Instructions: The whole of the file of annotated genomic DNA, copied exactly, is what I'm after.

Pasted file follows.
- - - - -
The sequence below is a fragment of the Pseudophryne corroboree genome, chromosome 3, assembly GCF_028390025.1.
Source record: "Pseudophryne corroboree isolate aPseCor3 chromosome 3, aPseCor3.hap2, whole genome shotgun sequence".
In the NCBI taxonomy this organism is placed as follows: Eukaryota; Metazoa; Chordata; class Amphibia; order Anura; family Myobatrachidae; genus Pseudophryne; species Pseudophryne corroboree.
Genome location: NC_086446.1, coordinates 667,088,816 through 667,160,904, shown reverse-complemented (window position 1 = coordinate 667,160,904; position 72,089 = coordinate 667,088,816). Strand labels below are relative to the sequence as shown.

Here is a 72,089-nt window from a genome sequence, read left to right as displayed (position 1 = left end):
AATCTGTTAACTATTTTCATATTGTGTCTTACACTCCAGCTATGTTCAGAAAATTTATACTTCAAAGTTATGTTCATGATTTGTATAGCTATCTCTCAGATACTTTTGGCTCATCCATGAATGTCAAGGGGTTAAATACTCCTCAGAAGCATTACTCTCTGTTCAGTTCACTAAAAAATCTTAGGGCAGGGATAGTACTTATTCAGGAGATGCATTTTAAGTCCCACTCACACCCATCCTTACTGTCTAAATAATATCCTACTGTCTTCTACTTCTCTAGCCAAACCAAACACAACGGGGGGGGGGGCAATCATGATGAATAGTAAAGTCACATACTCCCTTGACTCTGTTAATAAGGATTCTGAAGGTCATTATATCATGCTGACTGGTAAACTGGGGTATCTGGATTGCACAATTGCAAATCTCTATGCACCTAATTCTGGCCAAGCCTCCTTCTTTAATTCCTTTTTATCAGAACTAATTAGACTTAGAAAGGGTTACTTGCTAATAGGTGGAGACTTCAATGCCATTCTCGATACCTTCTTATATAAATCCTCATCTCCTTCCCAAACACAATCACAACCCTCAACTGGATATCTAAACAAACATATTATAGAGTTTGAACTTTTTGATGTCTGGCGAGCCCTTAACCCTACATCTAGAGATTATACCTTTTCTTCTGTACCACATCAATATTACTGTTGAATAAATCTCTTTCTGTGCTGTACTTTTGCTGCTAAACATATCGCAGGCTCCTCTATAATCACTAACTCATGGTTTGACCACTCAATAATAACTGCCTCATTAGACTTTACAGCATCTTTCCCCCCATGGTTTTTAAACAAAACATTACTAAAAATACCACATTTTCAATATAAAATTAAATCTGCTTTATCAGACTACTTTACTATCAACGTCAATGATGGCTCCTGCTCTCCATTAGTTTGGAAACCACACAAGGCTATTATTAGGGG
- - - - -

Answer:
The sequence below is a fragment of the Pseudophryne corroboree genome, chromosome 3, assembly GCF_028390025.1.
Source record: "Pseudophryne corroboree isolate aPseCor3 chromosome 3, aPseCor3.hap2, whole genome shotgun sequence".
In the NCBI taxonomy this organism is placed as follows: Eukaryota; Metazoa; Chordata; class Amphibia; order Anura; family Myobatrachidae; genus Pseudophryne; species Pseudophryne corroboree.
Genome location: NC_086446.1, coordinates 667,088,816 through 667,160,904, shown reverse-complemented (window position 1 = coordinate 667,160,904; position 72,089 = coordinate 667,088,816). Strand labels below are relative to the sequence as shown.

Here is a 72,089-nt window from a genome sequence, read left to right as displayed (position 1 = left end):
AATCTGTTAACTATTTTCATATTGTGTCTTACACTCCAGCTATGTTCAGAAAATTTATACTTCAAAGTTATGTTCATGATTTGTATAGCTATCTCTCAGATACTTTTGGCTCATCCATGAATGTCAAGGGGTTAAATACTCCTCAGAAGCATTACTCTCTGTTCAGTTCACTAAAAAATCTTAGGGCAGGGATAGTACTTATTCAGGAGATGCATTTTAAGTCCCACTCACACCCATCCTTACTGTCTAAATAATATCCTACTGTCTTCTACTTCTCTAGCCAAACCAAACACAACGGGGGGGGGGGCAATCATGATGAATAGTAAAGTCACATACTCCCTTGACTCTGTTAATAAGGATTCTGAAGGTCATTATATCATGCTGACTGGTAAACTGGGGTATCTGGATTGCACAATTGCAAATCTCTATGCACCTAATTCTGGCCAAGCCTCCTTCTTTAATTCCTTTTTATCAGAACTAATTAGACTTAGAAAGGGTTACTTGCTAATAGGTGGAGACTTCAATGCCATTCTCGATACCTTCTTATATAAATCCTCATCTCCTTCCCAAACACAATCACAACCCTCAACTGGATATCTAAACAAACATATTATAGAGTTTGAACTTTTTGATGTCTGGCGAGCCCTTAACCCTACATCTAGAGATTATACCTTTTCTTCTGTACCACATCAATATTACTGTTGAATAAATCTCTTTCTGTGCTGTACTTTTGCTGCTAAACATATCGCAGGCTCCTCTATAATCACTAACTCATGGTTTGACCACTCAATAATAACTGCCTCATTAGACTTTACAGCATCTTTCCCCCCATGGTTTTTAAACAAAACATTACTAAAAATACCACATTTTCAATATAAAATTAAATCTGCTTTATCAGACTACTTTACTATCAACGTCAATGATGGCTCCTGCTCTCCATTAGTTTGGAAACCACACAAGGCTATTATTAGGGG